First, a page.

Have you ever noticed that fine-art horror movies are much more vicious than what you'll find on the mainstream track?
Filmmaker Ben Young's feature debut, "Hounds of Love" is either a brilliant, terrifying film, clearly influenced by movies like John McNaughton's 1986 masterpiece, "Henry: Portrait of a Serial Killer" or it's a complete, unnecessary mess.
I haven't quite decided yet which it is, but I'm leaning toward the former.
Like "Henry," "Hounds" can be a very hard film to watch. It's certainly not for the squeamish.
If you're itching for a standard horror or serial killer flick, you'd better as hell look somewhere else because "Hounds" does not fit any kind of mold you're used to.
The story follows John and Evelyn White, a couple who passes their time abducting, torturing and killing teenage girls.
Evie looks like the lovechild of the Unbreakable Kimmy Schmidt and Aunt Lydia from The Handmaid's Tale. That's not really a crucial detail, but I felt the need to point it out, nonetheless.
Our protagonist is Vicki Maloney, a young lady, pissed off at her mother for not letting her go to a party. Naturally, just like any teenager would, she sneaks out of the house.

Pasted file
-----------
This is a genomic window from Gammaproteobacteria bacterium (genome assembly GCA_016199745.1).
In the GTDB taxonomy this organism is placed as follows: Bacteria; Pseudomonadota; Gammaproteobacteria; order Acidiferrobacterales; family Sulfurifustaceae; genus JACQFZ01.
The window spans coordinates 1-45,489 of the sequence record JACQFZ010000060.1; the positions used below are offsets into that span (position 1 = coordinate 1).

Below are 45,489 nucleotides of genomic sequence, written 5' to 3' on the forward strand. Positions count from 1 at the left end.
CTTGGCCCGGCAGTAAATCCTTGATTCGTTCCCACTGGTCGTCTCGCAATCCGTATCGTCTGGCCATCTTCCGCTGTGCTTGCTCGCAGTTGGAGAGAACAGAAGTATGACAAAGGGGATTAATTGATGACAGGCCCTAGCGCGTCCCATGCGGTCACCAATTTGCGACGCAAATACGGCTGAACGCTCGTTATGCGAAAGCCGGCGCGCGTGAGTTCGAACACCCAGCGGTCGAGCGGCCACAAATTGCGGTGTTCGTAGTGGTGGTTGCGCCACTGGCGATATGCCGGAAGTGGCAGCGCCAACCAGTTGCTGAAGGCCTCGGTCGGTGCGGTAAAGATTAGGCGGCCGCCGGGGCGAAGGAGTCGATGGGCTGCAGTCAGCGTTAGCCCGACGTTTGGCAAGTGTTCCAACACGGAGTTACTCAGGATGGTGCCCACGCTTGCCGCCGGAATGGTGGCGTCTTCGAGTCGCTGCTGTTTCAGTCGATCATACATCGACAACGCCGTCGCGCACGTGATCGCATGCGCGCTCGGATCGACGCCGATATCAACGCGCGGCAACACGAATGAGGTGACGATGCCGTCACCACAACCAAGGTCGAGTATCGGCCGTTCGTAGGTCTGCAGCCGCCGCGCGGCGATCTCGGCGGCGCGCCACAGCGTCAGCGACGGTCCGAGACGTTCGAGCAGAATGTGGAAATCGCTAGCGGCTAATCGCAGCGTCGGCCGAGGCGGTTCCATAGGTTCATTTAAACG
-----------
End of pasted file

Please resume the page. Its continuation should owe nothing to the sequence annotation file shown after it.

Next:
As she walks to the party, a car pulls up, offering weed and a ride. Unfortunately, even though the weed seems up to par, the couple in the car are John and Evelyn, the killer duo.
The saga continues over the next few days as John and Evelyn torture, terrorize and sexually assault this poor girl.
I'm not going to tell you whether Vicki lives or dies. I'm just going to say that at first, the ending feels psychologically implausible.
But Young sells it nevertheless.
In the end, what we're left with an empty pit in our stomach and an uneasy feeling that very much is wrong in the world.